Fire

Google Is Selling Almost 1 Million Nexus 7 Tablets Per Month (GOOG)

Source: http://www.businessinsider.com/google-nexus-7-sales-2012-10

google nexus 7 back

Google is selling almost one million Nexus 7 tablets per month, according to Asustek CFO David Chang.

Chang tells the Wall Street Journal, “At the beginning, it was, for instance, 500K units a month, then maybe 600, 700K. This latest month, it was close to 1 million.”

The Nexus 7 is a $199 seven-inch tablet, Google designed in conjunction with Asustek. It is Google’s attempt to slow sales of Amazon’s Kindle Fire, and challenge Apple’s iPad dominance.

It is also Google’s best effort at creating a true tablet computing experience with Android. While Android is the leading smartphone operating system, Apple’s iOS is leading in tablets.

Apple sold 14 million iPads last quarter, which is roughly 1 million per week. So, Google is still far behind. But this increasing growth is encouraging, and perhaps one of the reasons Apple decided to release a cheaper iPad mini.

Please follow SAI on Twitter and Facebook.

Join the conversation about this story »

Tags: , , , , , , , , , , , , , , , , , , ,

Wednesday, October 31st, 2012 news No Comments

We Had Our Best Day Of Kindle Fire HD Sales After Apple Announced The iPad Mini (AAPL, AMZN)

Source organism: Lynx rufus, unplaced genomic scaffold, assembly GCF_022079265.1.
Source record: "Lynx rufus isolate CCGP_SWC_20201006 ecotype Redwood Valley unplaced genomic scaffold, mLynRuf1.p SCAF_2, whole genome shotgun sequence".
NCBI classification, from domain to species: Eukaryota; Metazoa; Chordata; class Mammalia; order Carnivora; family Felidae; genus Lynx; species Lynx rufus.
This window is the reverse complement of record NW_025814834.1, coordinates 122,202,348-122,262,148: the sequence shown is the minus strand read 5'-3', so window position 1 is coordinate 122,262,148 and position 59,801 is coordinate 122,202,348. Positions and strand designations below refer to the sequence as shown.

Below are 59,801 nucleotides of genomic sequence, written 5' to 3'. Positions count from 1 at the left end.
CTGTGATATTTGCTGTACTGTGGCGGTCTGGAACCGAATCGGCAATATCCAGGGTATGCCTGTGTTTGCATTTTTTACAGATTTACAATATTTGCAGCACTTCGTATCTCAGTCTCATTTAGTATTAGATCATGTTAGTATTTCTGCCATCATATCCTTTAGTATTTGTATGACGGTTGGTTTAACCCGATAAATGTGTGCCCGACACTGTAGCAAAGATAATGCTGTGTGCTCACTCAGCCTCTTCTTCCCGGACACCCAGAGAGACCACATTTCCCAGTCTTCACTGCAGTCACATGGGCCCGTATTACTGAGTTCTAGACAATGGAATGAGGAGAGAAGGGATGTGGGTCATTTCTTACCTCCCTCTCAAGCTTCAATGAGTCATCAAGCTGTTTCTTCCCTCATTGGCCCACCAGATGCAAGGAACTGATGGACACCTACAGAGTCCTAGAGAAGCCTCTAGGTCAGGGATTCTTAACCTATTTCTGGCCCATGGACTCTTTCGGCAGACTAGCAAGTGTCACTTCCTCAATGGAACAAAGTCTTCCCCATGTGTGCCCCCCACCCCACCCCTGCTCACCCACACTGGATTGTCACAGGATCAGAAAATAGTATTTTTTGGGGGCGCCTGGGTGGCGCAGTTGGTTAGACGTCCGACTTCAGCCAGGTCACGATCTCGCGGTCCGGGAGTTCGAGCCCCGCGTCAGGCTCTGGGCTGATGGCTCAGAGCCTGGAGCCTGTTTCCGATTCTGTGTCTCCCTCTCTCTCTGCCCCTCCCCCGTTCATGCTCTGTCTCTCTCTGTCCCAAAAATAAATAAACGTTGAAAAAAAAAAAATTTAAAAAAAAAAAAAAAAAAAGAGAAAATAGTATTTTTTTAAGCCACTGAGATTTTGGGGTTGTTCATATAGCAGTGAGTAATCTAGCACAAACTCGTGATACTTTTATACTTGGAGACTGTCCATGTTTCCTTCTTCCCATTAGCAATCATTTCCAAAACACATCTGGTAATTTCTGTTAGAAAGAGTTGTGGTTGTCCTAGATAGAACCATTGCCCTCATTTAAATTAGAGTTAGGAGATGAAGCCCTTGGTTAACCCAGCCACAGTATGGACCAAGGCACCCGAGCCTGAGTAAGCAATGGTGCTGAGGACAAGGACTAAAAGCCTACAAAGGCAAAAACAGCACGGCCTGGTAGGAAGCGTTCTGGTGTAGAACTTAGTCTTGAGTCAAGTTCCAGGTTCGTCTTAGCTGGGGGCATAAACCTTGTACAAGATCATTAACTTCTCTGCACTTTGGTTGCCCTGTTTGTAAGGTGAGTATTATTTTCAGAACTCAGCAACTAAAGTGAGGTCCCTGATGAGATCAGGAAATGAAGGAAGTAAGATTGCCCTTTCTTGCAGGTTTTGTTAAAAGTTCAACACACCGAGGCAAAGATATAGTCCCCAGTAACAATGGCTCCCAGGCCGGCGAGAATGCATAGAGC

Source: http://www.businessinsider.com/amazon-kindle-fire-sales-after-ipad-mini-2012-10

jeff bezos

Amazon has another chest-thumping, but detail free, proclamation about Kindle sales.

It tells All Things D, “Wednesday was the $199 Kindle Fire HD’s biggest day of sales since launch and up 3x week over week.”

Apple announced the iPad mini on Tuesday, so the clear suggestion is that people waited to see what Apple was releasing. Once they saw it, they opted for Amazon’s less expensive option.

With Amazon, though, we really have no idea what that statement means. It doesn’t provide any details on Kindle unit sales. For all we know, the company sold 200 Kindle Fire HDs on Wednesday.

 

Tags: , , , , , , , , , , , , , , , , , , ,

Saturday, October 27th, 2012 digital No Comments

Amazon Somehow Lost $274 Million Selling $13.8 Billion Worth of Stuff

Source: http://gizmodo.com/5954990/amazon-manages-to-lose-274-million-while-selling-138-billion-worth-of-stuff

Amazon Somehow Lost $274 Million Selling $13.8 Billion Worth of StuffIf you thought Amazon’s prices seemed too good to be true, well, it turns out they might be—for Amazon, at least. The company managed to turn $13.8 billion of revenue into a $274 million loss this past quarter. And while a big chunk of that was due to losses at LivingSocial and foreign-exchange rates, all is clearly not well on Mount Bezos.

Amazon remained silent on just how many Kindle devices it has sold, but reiterated that it doesn’t make any money off of the ones that it has. Said CEO and probably Superman villain Jeff Bezos: